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In "I Get Ideas," Hannah, the self-proclaimed color-blind liberal, gets back to her apartment and claims she broke up with the Republican Sandy because, “Your rights happened and your rights happened,” (as she points to Marnie and her gay roommate, Elijah). But that’s not really getting at why she dumped Sandy. Sandy was responsible, clean, charming, genuinely engaged, and pretty hot (again, Donald Glover). The real reason Hannah couldn’t continue to date the dude had a lot to do with the fact that a Grade-A solipsist can’t get down with someone who doesn’t want to applaud her every creative blip.
When you hand over your writing, or anything you’ve created, to someone you’re sleeping with, they're invariable computing the implications their criticism will have on your relationship. Whether or not they respond honestly is a different matter, but you know they're thinking it. And that's a problem, because those implications aren't on our partners, they're on us: we choose the extent to which we conflate our creative and personal lives. The people we’re fucking don’t need to enjoy our work to enjoy us as individuals. Hannah’s quick rejection of Sandy and her “But he was a Republican,” cover-up dismisses the necessary fact that in both art and relationships, "understanding" and "enjoying" are two completely different monsters.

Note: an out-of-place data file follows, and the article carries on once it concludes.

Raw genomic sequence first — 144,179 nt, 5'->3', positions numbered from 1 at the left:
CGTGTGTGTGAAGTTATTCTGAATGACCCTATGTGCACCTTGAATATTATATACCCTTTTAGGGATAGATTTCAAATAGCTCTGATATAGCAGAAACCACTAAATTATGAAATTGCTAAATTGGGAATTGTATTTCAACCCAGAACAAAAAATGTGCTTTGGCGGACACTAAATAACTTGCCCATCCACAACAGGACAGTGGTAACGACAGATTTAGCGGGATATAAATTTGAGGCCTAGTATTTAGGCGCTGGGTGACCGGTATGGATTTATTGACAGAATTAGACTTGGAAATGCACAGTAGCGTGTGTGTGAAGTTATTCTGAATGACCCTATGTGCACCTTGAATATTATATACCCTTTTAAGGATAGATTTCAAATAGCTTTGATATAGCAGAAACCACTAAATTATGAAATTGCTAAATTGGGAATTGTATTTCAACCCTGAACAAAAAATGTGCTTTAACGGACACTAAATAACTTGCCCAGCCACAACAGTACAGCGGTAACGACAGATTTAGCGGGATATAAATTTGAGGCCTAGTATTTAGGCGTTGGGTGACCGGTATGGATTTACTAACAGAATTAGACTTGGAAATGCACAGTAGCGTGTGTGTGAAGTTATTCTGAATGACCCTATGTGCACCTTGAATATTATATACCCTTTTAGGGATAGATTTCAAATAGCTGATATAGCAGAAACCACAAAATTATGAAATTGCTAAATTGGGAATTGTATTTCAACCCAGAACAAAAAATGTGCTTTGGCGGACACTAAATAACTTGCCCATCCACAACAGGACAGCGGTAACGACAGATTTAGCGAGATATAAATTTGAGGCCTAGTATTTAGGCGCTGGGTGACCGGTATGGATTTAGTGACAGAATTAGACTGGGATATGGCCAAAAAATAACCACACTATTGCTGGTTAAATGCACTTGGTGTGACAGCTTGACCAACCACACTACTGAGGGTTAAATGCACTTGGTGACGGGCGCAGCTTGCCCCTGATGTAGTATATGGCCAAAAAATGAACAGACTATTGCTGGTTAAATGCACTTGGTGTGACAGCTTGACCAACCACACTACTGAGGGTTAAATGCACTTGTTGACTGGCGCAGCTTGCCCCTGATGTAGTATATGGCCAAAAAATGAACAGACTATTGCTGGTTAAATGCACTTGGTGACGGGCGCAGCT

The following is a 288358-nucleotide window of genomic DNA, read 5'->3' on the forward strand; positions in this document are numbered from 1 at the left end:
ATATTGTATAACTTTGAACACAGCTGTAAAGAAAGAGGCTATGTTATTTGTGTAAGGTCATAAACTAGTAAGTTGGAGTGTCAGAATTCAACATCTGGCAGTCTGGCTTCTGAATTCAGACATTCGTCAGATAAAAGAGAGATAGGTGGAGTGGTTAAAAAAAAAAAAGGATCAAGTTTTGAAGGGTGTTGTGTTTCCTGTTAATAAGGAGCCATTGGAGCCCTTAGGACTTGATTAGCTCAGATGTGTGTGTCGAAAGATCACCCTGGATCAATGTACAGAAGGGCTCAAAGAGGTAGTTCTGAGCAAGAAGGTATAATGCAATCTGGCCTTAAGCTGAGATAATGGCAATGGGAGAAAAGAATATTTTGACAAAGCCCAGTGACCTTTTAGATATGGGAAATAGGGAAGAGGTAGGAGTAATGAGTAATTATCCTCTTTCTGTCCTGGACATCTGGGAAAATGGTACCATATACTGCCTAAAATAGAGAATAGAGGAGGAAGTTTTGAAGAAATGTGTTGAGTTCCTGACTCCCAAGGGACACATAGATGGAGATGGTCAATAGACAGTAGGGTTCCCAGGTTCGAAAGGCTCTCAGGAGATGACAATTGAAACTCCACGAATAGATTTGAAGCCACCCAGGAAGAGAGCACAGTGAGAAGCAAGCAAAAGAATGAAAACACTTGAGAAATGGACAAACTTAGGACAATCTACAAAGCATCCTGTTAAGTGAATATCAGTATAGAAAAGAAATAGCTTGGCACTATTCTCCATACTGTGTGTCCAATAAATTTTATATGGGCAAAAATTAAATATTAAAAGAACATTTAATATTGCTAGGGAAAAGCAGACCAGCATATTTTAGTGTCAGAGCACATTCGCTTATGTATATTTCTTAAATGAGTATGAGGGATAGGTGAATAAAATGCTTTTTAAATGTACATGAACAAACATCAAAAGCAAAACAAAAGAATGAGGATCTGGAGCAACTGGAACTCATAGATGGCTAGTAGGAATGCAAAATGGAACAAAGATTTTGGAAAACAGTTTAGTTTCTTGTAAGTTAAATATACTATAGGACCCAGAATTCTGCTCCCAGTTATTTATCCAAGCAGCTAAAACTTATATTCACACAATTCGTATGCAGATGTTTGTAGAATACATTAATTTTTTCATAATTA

Relationships can push you creatively. Sometimes a lover takes your work down a notch because they’re interested in an honest, artistic symbiosis, not because they want to pull you off your self-built pedestal. Hannah ignores that and, in turn, misses out on both potentially career-altering criticism and some really great sex. Sharing a creative work, whatever its nature, with a partner, will reveal something about your partner’s understanding of you, sure. But your reaction to praise or criticism much more obviously reveals something about yourself and your expectations about the relationship. If you’re not willing to stay with someone who won’t cradle your every brain-child, you might not be ready for any type of criticism — personal or public. And if you’re unable to separate yourself from your art, but still insist the people you're dating engage with it, you might be setting yourself up for a life alone in bed, jerking off to your own short stories.